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Study of ultrafast chemical dynamics by intense-laser field dissociative ionization

MPG-Autoren
http://pubman.mpdl.mpg.de/cone/persons/resource/persons60889

Trushin,  Sergei A.
Laboratory for Attosecond Physics, Max Planck Institute of Quantum Optics, Max Planck Society;
Laser Chemistry, Max Planck Institute of Quantum Optics, Max Planck Society;

http://pubman.mpdl.mpg.de/cone/persons/resource/persons60499

Fuß,  Werner
Laser Chemistry, Max Planck Institute of Quantum Optics, Max Planck Society;
Laboratory for Attosecond Physics, Max Planck Institute of Quantum Optics, Max Planck Society;

Pushpa,  Kumbil Kutta
Max Planck Society;

http://pubman.mpdl.mpg.de/cone/persons/resource/persons60822

Schmid,  Wolfram
Laser Chemistry, Max Planck Institute of Quantum Optics, Max Planck Society;

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Zitation

Trushin, S. A., Fuß, W., Pushpa, K. K., & Schmid, W. (2002). Study of ultrafast chemical dynamics by intense-laser field dissociative ionization. In A. Y. Chikishev, V. A. Orlovich, A. N. Rubinov, & A. M. Zheltikov (Eds.), ICONO 2001: Novel Trends in Nonlinear Laser Spectroscopy and Optical Diagnostics and Lasers in Chemistry, Biophysics, and Biomedicine (pp. 313-328). Bellingham: SPIE.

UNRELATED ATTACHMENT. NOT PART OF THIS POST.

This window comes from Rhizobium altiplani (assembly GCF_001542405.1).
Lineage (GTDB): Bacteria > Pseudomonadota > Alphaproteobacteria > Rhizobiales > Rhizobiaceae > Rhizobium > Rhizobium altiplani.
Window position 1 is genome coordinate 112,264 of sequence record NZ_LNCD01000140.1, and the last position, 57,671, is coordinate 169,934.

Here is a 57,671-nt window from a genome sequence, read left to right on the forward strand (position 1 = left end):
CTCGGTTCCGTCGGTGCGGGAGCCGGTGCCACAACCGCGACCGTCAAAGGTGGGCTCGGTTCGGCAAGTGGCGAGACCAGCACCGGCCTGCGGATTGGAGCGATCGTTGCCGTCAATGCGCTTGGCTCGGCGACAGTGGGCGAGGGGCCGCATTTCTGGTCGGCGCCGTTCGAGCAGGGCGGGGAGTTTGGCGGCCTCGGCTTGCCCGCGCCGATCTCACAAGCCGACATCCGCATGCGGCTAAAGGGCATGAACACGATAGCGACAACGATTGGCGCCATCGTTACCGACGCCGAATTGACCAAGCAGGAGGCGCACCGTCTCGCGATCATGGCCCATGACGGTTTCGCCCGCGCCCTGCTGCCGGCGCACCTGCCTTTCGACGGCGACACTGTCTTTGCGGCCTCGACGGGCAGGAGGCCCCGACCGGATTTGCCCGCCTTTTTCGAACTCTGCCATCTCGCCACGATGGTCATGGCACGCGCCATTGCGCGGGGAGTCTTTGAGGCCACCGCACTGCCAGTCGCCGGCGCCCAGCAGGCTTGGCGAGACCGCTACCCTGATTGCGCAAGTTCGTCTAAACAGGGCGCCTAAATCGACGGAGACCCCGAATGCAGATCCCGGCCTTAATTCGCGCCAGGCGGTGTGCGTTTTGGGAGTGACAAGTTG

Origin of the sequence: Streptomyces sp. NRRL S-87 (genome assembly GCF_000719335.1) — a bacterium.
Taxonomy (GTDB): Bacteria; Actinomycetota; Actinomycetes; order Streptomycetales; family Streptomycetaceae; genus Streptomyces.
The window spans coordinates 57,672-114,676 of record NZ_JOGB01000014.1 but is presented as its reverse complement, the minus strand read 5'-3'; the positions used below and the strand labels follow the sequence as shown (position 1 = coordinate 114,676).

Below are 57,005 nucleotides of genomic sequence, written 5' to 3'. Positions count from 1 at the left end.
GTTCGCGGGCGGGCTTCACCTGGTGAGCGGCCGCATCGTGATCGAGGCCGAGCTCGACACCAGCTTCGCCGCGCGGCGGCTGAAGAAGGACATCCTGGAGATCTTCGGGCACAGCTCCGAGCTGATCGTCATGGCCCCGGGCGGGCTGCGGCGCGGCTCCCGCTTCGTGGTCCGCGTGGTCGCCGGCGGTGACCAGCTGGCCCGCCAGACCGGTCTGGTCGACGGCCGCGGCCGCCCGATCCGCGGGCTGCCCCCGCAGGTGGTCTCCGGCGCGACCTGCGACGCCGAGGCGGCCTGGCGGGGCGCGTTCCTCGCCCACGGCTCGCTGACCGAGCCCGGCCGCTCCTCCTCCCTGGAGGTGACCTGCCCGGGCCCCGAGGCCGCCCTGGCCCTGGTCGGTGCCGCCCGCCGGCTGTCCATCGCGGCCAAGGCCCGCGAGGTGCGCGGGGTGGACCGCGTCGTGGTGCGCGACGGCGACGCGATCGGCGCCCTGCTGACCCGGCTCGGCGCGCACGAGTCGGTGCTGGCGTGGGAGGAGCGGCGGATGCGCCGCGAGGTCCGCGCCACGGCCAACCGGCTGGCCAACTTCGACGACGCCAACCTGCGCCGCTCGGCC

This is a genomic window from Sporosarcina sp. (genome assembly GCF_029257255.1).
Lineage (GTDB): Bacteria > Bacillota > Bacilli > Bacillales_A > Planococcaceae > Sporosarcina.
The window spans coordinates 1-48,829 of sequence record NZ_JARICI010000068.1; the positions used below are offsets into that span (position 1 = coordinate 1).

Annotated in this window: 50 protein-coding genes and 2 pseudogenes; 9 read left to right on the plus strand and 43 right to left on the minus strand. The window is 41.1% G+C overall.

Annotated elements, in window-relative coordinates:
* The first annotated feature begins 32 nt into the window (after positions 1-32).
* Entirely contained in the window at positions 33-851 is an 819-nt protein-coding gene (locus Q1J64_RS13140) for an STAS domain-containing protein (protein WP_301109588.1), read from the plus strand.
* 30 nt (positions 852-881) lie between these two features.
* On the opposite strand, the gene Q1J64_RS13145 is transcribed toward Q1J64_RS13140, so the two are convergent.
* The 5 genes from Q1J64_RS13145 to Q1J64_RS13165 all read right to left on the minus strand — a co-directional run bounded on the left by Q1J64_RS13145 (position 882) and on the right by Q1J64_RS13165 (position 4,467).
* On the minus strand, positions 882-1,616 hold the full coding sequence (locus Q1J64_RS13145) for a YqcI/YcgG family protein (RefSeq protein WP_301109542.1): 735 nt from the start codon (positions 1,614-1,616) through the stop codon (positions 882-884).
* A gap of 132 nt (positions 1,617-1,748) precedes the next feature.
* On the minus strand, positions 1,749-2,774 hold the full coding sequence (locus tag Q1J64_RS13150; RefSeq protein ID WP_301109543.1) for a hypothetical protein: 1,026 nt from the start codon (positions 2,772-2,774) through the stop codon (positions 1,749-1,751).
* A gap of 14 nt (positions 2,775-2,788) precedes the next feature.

Zitierlink: http://hdl.handle.net/11858/00-001M-0000-000F-C2CC-1
Zusammenfassung
When investigating photochemical dynamics, one usually measures the time for disappearance of the primary excited state or the appearance of the product state or the total time the molecule needs for traveling from the former to the latter. Quantum chemistry predicts, however, that molecules often pas on this way via intermediate potential energy surfaces and conical intersections, the path sometimes branching and changing direction. In the conventional methods this intermediate region remains in the dark. We show that probing by intense-laser field ionization and mass-selective detection provides surprisingly many time constants which can reveal this region and thus practically allow to 'look into the black box', it is thus possible to monitor the molecule's pathway all along the potential energy surfaces from the initially excited region down to the ground state of the product. Even driving forces can be recognized. We discuss these and other advantages, but also pitfalls of this method and compare it with other methods of probing.